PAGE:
The Specters Of Dave Chappelle

The following contains many ideas first written about in Lupus Draganowl’s pamphlet ‘Against Identity Politics’ which I’ve liberally borrowed from to the extent that this could be considered far more of a detournement of an existing piece as it is an original work the aim being to use recent events as a useful jumping off point for a wider discussion on Stirnerite philosophy and it’s implication for a politics of liberation. Despite the fact that I’ve included many of the concepts which could be considered the core of the pamphlet, I would highly advise reading the original pamphlet however which goes into far more detail on the application of these ideas to various left-wing political movements.

Like many who have been disappointed by Chappelle’s recent output I greatly enjoyed many of his earlier comedy specials, his 2000 show Killin’ Them Softly was a searing, insightful commentary on race, drug policy and the abuse of police power, however in recent times Chappelle’s output seems to have latched onto a peculiar kind of resentment which, he says, is targeted at white people but in reality seems to fall mainly on LGBT people.

There have been multiple articles, comment, posts, columns and videos criticizing Chappelle, and I don’t wish to merely recite the same arguments what I am interested in however is what Chappelle’s approach says about identity politics in general. By this I am not referring to identity politics in it’s caricatured form regularly presented as a target of opprobrium by the right, nor am I referring simply to politics of emancipation practiced by minority groups. What I’m referring to is a particular kind of person, or persons who leverages the specter of a particular identity category to obtain power over others.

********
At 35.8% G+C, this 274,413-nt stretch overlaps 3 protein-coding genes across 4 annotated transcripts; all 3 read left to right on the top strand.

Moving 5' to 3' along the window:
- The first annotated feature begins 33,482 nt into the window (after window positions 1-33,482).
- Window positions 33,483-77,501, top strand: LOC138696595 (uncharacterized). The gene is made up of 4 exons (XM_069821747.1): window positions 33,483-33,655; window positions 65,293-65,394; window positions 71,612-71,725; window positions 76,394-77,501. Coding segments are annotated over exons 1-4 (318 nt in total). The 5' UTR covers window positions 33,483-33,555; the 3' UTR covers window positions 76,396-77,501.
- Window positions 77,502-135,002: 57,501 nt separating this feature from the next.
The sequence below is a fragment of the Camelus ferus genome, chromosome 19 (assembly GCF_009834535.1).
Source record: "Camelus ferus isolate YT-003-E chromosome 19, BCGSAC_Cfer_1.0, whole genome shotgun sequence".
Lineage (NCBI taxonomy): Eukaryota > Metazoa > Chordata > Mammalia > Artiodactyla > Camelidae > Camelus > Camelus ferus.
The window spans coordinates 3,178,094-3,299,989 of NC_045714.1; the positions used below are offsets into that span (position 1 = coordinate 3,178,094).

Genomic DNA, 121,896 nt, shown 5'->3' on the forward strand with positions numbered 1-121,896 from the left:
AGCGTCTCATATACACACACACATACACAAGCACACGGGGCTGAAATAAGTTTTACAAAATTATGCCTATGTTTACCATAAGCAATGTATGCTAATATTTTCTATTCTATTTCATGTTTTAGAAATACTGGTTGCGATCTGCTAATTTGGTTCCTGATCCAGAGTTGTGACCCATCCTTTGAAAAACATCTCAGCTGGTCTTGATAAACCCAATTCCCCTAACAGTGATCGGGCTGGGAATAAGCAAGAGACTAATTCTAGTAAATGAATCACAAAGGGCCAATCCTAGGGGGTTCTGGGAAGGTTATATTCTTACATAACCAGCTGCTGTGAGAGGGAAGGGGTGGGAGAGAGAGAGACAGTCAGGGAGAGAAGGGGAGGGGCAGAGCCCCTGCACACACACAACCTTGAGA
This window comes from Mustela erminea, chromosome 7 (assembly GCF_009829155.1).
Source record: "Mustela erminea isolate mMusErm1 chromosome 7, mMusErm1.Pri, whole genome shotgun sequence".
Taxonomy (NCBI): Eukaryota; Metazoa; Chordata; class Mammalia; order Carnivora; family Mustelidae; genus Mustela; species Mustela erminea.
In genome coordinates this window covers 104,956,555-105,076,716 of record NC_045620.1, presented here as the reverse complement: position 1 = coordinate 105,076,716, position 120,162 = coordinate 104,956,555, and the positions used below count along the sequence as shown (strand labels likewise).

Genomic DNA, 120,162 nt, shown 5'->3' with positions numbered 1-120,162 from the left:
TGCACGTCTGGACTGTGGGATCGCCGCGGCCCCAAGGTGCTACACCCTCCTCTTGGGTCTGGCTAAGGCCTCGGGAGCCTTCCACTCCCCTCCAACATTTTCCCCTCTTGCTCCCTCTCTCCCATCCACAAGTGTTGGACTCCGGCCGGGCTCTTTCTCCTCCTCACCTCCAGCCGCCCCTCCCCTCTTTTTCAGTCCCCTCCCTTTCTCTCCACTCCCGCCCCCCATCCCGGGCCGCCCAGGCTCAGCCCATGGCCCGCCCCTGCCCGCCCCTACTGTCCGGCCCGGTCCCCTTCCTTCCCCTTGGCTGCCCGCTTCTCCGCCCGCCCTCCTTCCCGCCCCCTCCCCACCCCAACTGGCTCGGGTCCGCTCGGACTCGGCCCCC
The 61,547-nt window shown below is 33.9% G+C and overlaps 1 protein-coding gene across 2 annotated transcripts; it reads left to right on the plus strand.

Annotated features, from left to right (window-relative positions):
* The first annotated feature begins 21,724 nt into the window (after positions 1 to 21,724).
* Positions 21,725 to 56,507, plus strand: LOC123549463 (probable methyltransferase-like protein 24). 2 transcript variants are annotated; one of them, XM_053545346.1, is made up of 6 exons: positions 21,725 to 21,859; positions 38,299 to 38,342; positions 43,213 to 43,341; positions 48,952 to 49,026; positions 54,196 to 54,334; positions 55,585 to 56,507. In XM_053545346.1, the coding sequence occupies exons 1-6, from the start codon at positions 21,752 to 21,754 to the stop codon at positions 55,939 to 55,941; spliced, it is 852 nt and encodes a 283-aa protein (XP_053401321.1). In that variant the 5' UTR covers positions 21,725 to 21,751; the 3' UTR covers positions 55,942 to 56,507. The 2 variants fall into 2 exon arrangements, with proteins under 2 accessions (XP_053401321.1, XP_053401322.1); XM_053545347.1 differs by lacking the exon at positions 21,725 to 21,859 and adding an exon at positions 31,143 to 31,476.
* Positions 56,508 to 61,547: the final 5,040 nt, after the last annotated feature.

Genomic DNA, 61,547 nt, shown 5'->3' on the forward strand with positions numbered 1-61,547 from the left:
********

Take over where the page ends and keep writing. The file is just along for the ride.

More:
To be clear, this does not class anyone from a particular identity category as someone who is engaged in identity politics nor does it categorize anyone who is principally engaged in forms of radical theory focused on race or gender as an identity politician. Rather what I am principally interested is in the aesthetics and objectives of particular approach to these categories and possible alternatives.